Microsoft and Google have been racing to digitize the books of the world. Over the past year, the battle of dueling press releases has seesawed back and forth as each has announced new agreements to digitize and index vast libraries.
The nature of the two companies efforts are different, with Microsoft scanning copyrighted material only if rights–holders opt in to the service and Google’s project scanning everything it can gain access to but only providing limited summaries and background for copyright materials the rights holders haven’t authorized full disclosure of.
The latest two announcements have belonged to Google. In May, following a prior announced of a deal with the University of Lausanne to scan French language documents, Google announced an ambitious international effort to add 800,000 texts stored in India at the University of Mysore. Some of the documents in the collection date back to the eighth century and are in Sanskrit and Kannada. Many are hand written and to digitize will require hand coding or specialized OCR (optical character recognition) techniques that Google built from an system called Tesseract. (Tesseract was built at Hewlett Packard over ten years but abandoned and made available via open source is 2005. Google latched on to the public code, dedicated some engineers to remove bugs and improve it and is now using it for some of its book digitization projects.)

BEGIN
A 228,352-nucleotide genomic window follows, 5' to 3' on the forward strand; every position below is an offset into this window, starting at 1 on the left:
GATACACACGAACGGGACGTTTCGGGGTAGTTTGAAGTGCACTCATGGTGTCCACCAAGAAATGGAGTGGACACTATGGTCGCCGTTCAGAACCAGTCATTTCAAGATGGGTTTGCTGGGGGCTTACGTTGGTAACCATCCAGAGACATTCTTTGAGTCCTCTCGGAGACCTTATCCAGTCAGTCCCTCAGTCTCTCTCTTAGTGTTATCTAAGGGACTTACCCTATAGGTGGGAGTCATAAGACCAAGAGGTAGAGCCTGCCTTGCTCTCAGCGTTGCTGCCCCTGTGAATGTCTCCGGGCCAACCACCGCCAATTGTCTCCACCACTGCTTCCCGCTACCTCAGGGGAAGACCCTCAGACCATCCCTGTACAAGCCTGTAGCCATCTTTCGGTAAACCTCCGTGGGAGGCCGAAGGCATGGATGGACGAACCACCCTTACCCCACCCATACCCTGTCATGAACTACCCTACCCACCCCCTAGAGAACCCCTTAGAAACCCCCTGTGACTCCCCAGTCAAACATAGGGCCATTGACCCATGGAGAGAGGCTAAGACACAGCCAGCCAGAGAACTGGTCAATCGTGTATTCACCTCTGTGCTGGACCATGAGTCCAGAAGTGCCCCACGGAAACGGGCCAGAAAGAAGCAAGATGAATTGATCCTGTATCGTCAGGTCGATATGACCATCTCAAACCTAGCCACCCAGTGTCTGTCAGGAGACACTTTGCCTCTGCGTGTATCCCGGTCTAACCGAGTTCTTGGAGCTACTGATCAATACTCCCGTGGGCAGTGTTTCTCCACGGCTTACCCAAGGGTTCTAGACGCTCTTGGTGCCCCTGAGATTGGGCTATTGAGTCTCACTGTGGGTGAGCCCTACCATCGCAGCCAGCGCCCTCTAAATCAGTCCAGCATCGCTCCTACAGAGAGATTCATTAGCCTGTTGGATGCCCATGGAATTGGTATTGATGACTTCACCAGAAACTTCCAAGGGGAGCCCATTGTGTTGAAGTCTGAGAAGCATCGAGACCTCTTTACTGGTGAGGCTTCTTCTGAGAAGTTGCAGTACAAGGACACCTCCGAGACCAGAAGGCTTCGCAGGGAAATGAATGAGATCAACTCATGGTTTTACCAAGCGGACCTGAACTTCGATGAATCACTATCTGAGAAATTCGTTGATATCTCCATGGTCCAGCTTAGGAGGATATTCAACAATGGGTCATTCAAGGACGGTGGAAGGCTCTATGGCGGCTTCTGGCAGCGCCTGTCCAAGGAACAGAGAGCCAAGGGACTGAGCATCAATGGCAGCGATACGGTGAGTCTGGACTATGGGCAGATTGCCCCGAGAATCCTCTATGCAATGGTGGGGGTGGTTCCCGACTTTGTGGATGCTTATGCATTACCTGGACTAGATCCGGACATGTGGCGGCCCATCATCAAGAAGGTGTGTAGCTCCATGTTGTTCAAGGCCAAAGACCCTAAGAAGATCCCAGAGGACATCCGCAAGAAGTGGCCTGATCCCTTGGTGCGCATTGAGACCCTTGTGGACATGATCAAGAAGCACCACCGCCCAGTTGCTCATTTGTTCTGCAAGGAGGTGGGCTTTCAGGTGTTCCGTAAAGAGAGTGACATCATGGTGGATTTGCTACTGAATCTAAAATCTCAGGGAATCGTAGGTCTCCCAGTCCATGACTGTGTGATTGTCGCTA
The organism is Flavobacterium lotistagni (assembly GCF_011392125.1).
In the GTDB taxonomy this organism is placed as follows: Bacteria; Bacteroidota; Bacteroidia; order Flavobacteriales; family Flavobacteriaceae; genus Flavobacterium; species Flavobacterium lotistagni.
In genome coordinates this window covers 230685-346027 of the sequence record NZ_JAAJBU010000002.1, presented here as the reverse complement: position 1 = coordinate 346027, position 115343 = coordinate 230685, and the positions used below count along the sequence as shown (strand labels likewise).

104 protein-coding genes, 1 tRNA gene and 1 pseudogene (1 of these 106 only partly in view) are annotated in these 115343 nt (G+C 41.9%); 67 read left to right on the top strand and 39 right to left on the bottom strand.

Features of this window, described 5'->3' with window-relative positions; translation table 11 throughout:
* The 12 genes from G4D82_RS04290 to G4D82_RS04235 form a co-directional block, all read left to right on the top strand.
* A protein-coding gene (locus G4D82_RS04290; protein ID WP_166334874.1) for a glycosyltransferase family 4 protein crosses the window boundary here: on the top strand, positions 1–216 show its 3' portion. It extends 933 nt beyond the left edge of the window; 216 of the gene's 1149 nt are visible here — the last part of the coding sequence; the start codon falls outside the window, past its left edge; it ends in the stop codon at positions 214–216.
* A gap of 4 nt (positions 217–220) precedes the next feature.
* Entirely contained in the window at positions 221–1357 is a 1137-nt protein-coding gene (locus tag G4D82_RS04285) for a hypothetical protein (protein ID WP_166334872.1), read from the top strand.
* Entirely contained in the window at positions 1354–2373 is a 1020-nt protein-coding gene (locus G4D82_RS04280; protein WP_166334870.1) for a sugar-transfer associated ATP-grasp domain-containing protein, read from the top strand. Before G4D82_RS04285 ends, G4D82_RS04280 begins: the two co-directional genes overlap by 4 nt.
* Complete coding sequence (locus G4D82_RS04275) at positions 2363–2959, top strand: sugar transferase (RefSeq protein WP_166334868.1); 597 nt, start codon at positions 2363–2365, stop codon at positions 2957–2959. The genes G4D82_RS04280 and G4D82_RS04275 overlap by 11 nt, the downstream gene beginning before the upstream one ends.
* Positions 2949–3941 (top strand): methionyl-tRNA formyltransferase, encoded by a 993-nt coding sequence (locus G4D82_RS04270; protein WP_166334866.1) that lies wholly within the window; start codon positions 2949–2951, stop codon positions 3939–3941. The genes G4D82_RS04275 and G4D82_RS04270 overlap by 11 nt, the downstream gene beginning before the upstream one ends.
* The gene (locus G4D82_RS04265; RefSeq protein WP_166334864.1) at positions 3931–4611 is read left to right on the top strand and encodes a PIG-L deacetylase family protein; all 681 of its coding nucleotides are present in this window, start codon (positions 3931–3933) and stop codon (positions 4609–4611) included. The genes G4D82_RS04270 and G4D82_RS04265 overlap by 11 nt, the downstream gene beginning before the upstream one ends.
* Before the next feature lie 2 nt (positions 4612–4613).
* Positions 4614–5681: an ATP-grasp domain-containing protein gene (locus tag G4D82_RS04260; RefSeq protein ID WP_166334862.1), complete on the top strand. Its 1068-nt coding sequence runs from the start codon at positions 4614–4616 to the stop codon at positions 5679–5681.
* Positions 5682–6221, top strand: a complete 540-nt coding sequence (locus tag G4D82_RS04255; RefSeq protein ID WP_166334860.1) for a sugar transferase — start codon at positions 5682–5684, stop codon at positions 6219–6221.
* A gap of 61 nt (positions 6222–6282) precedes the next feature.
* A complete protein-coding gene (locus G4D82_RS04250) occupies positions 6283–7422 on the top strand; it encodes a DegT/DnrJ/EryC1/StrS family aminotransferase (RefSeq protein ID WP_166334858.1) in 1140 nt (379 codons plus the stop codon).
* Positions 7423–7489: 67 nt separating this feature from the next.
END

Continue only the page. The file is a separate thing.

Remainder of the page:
Today, coming back stateside, Google announced twelve more universities including the University of Chicago and the universities of the Big Ten conference (Ohio State, Michigan, Illinois, Indiana, Iowa, Michigan State, Northwestern, Penn State, Purdue, Wisconsin, and Minnesota) will also work with Google.
The newest schools to participate will join the University of Texas, Stanford, Harvard and the NY Public Libraries in Google’s stable of library partners. Microsoft’s Live Book Search Program has deals to work with Cornell University, The British Library, The University of Toronto the University of California.
While Google seems to be signing up libraries more aggressively, they are facing a lawsuit by the Association of American Publishers and the Authors Guild over their plans to incorporate parts of copyrighted books (even though they plan to only show summaries or excerpts of copyrighted works). Elsewhere Google is still fighting a huge copyright lawsuit from Viacom over the display of copyrighted videos on Google owned YouTube.